Glasgow & West Scotland

Vale of Leven C.diff inquiry results delayed until 2012

Vale of Leven Hospital
Image caption A total of 55 patients were infected by the bug at the Vale of Leven

The results of an inquiry into Scotland's worst C.diff outbreak, at the Vale of Leven hospital, have been delayed by more than a year.

The team have been investigating the outbreak at the Dunbartonshire hospital, which killed 18 people between December 2007 and June 2008.

The findings were due in May but have been delayed until September 2012.

The Scottish government said the delay was to enable statements and witness evidence to be further investigated.

The affected families have been told.

Labour's health spokeswoman Jackie Baillie said she was concerned by the delay.

"September 2012 is almost five years since the first person died of C.difficile at the Vale of Leven and two-and-a-half years since the public inquiry first began," she said.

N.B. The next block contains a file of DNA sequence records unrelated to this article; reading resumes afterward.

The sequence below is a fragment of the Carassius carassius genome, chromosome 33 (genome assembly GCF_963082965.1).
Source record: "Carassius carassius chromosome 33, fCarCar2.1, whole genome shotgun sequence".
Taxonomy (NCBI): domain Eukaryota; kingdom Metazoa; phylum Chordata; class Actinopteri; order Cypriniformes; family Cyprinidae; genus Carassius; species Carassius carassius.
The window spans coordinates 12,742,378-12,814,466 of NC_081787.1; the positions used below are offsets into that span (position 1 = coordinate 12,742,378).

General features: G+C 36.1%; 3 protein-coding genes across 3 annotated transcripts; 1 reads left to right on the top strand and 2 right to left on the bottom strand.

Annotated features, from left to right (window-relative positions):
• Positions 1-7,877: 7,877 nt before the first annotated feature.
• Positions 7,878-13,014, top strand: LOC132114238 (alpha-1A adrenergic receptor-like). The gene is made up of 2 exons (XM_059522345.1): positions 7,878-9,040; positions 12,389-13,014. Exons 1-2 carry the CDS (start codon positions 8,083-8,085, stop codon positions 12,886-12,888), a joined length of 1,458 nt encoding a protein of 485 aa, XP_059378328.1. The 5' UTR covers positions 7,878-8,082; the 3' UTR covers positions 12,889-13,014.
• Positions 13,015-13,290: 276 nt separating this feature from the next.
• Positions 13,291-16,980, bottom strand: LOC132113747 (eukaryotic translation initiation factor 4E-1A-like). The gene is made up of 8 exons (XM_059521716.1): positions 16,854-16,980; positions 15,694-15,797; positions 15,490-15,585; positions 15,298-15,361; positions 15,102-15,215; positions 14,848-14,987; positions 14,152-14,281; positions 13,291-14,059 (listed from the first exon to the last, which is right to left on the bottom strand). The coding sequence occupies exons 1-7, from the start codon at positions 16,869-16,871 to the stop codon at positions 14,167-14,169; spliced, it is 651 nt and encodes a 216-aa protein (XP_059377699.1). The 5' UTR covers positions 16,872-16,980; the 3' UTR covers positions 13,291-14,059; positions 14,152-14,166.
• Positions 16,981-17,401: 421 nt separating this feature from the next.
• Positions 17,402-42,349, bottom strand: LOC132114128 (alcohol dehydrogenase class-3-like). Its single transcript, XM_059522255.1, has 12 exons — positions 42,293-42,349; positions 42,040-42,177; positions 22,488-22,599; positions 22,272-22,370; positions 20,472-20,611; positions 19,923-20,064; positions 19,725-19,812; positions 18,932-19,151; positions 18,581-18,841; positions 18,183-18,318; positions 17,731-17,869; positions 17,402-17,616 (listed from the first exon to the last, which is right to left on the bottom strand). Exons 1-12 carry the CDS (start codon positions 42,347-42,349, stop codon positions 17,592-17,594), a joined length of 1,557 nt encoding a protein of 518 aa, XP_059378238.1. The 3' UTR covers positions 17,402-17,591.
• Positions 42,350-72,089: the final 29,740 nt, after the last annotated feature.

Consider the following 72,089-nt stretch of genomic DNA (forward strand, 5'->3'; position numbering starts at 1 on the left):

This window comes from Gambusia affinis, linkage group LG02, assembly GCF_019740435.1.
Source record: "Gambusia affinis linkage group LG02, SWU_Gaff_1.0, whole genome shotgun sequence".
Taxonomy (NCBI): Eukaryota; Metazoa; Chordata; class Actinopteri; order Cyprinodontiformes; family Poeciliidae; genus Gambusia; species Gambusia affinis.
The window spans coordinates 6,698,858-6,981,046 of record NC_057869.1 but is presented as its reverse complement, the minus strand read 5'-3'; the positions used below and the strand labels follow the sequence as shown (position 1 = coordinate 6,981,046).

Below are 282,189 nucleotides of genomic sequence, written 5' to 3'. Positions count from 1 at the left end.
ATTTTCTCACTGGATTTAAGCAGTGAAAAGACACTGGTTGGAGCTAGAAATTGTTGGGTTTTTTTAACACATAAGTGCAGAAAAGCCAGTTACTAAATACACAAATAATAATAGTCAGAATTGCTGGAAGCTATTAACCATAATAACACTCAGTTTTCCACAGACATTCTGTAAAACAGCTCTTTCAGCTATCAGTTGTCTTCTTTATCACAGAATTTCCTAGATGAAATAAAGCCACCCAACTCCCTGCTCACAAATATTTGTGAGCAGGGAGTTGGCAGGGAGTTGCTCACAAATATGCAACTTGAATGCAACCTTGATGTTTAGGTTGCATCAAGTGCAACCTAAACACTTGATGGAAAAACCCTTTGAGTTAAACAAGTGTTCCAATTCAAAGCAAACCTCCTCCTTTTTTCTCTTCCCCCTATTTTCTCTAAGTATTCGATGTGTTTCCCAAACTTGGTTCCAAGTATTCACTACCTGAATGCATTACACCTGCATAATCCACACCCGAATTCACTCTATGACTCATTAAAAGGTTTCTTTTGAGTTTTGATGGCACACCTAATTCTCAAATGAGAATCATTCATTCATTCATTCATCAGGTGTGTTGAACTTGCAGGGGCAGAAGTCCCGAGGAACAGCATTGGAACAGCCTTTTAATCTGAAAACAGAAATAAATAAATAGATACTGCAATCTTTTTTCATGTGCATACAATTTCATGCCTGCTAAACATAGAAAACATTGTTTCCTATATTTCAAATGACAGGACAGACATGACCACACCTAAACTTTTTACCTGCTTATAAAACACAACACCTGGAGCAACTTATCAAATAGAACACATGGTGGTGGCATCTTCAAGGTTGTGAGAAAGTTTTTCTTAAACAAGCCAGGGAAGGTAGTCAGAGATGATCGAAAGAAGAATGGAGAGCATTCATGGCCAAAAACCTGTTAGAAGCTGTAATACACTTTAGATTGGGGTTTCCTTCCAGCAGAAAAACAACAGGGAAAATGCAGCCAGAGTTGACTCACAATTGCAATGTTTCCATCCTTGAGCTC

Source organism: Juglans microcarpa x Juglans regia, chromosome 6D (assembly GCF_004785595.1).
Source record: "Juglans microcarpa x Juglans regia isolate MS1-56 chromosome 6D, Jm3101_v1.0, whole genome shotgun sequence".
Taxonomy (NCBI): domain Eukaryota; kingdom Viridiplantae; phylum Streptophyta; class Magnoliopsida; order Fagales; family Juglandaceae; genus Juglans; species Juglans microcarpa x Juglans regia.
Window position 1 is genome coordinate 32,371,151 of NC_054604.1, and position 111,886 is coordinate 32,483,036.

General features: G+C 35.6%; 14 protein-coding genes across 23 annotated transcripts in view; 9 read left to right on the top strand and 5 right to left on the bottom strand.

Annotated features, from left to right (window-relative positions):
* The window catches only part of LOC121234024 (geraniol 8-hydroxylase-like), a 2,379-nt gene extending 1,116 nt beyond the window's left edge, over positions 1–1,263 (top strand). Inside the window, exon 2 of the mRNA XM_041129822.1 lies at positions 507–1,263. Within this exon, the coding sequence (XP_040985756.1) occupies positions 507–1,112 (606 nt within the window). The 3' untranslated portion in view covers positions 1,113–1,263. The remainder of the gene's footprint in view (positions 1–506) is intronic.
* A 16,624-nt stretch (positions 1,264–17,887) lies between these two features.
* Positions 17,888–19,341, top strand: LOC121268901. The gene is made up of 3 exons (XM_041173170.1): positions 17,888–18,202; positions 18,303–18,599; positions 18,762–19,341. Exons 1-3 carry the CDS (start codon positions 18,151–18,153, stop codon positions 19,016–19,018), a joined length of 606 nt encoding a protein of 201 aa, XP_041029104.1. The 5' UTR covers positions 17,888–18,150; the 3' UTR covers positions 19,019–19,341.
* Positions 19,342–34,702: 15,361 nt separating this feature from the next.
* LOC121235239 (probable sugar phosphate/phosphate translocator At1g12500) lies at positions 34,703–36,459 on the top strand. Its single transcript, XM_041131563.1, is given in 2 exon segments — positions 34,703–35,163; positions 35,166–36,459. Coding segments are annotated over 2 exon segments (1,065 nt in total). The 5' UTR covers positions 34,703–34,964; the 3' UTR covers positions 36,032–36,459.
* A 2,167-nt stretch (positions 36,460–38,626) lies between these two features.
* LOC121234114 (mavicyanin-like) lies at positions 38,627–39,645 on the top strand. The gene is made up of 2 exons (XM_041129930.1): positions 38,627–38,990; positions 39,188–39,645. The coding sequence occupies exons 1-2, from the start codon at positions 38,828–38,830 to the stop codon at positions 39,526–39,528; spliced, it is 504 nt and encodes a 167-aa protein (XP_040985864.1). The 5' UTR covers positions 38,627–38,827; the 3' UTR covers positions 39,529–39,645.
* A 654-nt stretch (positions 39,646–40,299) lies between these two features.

"The inquiry needs to give the families the answers they deserve and enable the NHS to learn lessons so that we never see a similar outbreak in any other Scottish hospital.

"Whilst it is important that they do a thorough job, these delays are deeply frustrating for everyone involved."

'Credible reports'

A total of 55 patients were infected by the bug at the hospital. C.diff was found to be the primary cause of death in nine patients and a contributory factor in another nine deaths.

A Scottish government spokesman said the extension had been granted by Health Secretary Nicola Sturgeon, after it was requested Lord MacLean, the inquiry chairman.

"It has become apparent to the inquiry that, for these experts to produce high-quality and credible reports, they require additional time," the spokesman said.

"It is extremely important that the final report and its recommendations are robust in order that the Scottish government can consider how these recommendations can assist in continuing to raise the standard of care for patients in Scotland, and that the lessons learned can be shared not just across NHS Scotland but worldwide."

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